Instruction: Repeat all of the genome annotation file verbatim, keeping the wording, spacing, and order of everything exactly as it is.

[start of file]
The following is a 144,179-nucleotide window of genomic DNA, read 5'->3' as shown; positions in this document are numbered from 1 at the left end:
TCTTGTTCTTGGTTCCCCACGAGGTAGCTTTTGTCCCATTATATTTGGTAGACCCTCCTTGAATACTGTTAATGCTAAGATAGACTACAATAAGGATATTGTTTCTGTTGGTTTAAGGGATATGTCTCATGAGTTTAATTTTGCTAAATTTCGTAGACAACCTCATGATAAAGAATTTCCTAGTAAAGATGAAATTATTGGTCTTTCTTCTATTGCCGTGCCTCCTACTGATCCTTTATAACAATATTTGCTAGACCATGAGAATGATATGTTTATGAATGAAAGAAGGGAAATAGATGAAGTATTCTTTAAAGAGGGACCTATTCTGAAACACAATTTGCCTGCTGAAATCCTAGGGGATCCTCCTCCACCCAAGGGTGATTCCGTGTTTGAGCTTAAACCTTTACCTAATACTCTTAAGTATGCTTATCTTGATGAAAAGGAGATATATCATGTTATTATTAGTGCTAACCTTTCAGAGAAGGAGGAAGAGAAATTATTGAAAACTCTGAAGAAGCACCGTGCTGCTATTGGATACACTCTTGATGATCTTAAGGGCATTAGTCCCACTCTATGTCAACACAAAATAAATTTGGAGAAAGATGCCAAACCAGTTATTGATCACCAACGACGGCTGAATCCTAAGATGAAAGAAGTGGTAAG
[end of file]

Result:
The following is a 144,179-nucleotide window of genomic DNA, read 5'->3' as shown; positions in this document are numbered from 1 at the left end:
TCTTGTTCTTGGTTCCCCACGAGGTAGCTTTTGTCCCATTATATTTGGTAGACCCTCCTTGAATACTGTTAATGCTAAGATAGACTACAATAAGGATATTGTTTCTGTTGGTTTAAGGGATATGTCTCATGAGTTTAATTTTGCTAAATTTCGTAGACAACCTCATGATAAAGAATTTCCTAGTAAAGATGAAATTATTGGTCTTTCTTCTATTGCCGTGCCTCCTACTGATCCTTTATAACAATATTTGCTAGACCATGAGAATGATATGTTTATGAATGAAAGAAGGGAAATAGATGAAGTATTCTTTAAAGAGGGACCTATTCTGAAACACAATTTGCCTGCTGAAATCCTAGGGGATCCTCCTCCACCCAAGGGTGATTCCGTGTTTGAGCTTAAACCTTTACCTAATACTCTTAAGTATGCTTATCTTGATGAAAAGGAGATATATCATGTTATTATTAGTGCTAACCTTTCAGAGAAGGAGGAAGAGAAATTATTGAAAACTCTGAAGAAGCACCGTGCTGCTATTGGATACACTCTTGATGATCTTAAGGGCATTAGTCCCACTCTATGTCAACACAAAATAAATTTGGAGAAAGATGCCAAACCAGTTATTGATCACCAACGACGGCTGAATCCTAAGATGAAAGAAGTGGTAAG